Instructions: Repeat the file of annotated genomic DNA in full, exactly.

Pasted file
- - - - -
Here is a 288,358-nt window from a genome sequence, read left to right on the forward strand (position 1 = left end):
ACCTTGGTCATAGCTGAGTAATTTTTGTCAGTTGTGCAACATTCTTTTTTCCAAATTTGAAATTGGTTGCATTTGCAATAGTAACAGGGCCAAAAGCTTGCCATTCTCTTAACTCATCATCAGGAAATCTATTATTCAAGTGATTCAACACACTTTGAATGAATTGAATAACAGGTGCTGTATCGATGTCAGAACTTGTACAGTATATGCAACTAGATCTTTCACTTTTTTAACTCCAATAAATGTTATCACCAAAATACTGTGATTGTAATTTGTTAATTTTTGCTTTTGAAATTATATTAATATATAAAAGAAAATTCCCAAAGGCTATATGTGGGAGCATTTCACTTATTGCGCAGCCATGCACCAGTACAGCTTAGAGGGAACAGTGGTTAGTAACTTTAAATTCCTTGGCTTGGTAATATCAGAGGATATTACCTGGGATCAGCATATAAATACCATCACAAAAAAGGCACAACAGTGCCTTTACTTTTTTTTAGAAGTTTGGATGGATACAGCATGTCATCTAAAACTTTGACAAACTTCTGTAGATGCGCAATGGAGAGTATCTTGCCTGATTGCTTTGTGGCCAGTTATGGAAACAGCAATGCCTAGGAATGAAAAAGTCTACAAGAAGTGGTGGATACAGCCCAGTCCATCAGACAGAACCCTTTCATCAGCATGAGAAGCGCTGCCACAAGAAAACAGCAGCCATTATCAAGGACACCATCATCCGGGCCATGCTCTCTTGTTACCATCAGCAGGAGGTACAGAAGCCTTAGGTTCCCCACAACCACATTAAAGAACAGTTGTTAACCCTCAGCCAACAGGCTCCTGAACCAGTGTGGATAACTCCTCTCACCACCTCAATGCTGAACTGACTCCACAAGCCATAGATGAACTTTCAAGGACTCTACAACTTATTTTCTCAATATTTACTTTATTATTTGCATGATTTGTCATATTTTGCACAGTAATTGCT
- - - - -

Here is a 288,358-nt window from a genome sequence, read left to right on the forward strand (position 1 = left end):
ACCTTGGTCATAGCTGAGTAATTTTTGTCAGTTGTGCAACATTCTTTTTTCCAAATTTGAAATTGGTTGCATTTGCAATAGTAACAGGGCCAAAAGCTTGCCATTCTCTTAACTCATCATCAGGAAATCTATTATTCAAGTGATTCAACACACTTTGAATGAATTGAATAACAGGTGCTGTATCGATGTCAGAACTTGTACAGTATATGCAACTAGATCTTTCACTTTTTTAACTCCAATAAATGTTATCACCAAAATACTGTGATTGTAATTTGTTAATTTTTGCTTTTGAAATTATATTAATATATAAAAGAAAATTCCCAAAGGCTATATGTGGGAGCATTTCACTTATTGCGCAGCCATGCACCAGTACAGCTTAGAGGGAACAGTGGTTAGTAACTTTAAATTCCTTGGCTTGGTAATATCAGAGGATATTACCTGGGATCAGCATATAAATACCATCACAAAAAAGGCACAACAGTGCCTTTACTTTTTTTTAGAAGTTTGGATGGATACAGCATGTCATCTAAAACTTTGACAAACTTCTGTAGATGCGCAATGGAGAGTATCTTGCCTGATTGCTTTGTGGCCAGTTATGGAAACAGCAATGCCTAGGAATGAAAAAGTCTACAAGAAGTGGTGGATACAGCCCAGTCCATCAGACAGAACCCTTTCATCAGCATGAGAAGCGCTGCCACAAGAAAACAGCAGCCATTATCAAGGACACCATCATCCGGGCCATGCTCTCTTGTTACCATCAGCAGGAGGTACAGAAGCCTTAGGTTCCCCACAACCACATTAAAGAACAGTTGTTAACCCTCAGCCAACAGGCTCCTGAACCAGTGTGGATAACTCCTCTCACCACCTCAATGCTGAACTGACTCCACAAGCCATAGATGAACTTTCAAGGACTCTACAACTTATTTTCTCAATATTTACTTTATTATTTGCATGATTTGTCATATTTTGCACAGTAATTGCT